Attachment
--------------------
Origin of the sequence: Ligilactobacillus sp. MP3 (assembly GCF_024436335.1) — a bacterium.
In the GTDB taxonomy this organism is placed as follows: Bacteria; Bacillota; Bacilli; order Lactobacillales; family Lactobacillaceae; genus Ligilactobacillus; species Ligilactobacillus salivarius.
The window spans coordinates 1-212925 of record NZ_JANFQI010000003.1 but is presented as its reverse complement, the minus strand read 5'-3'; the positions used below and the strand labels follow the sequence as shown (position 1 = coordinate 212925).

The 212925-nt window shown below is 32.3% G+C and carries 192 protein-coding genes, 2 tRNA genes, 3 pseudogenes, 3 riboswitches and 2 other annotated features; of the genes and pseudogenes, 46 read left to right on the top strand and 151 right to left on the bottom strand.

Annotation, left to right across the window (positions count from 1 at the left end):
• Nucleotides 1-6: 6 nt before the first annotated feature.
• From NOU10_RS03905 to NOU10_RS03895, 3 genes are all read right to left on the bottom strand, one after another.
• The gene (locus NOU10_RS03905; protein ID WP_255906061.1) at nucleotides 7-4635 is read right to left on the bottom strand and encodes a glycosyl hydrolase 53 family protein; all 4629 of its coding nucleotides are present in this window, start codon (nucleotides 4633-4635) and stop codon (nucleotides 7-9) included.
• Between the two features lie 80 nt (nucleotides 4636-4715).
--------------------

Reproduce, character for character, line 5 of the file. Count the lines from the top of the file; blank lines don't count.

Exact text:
Annotation, left to right across the window (positions count from 1 at the left end):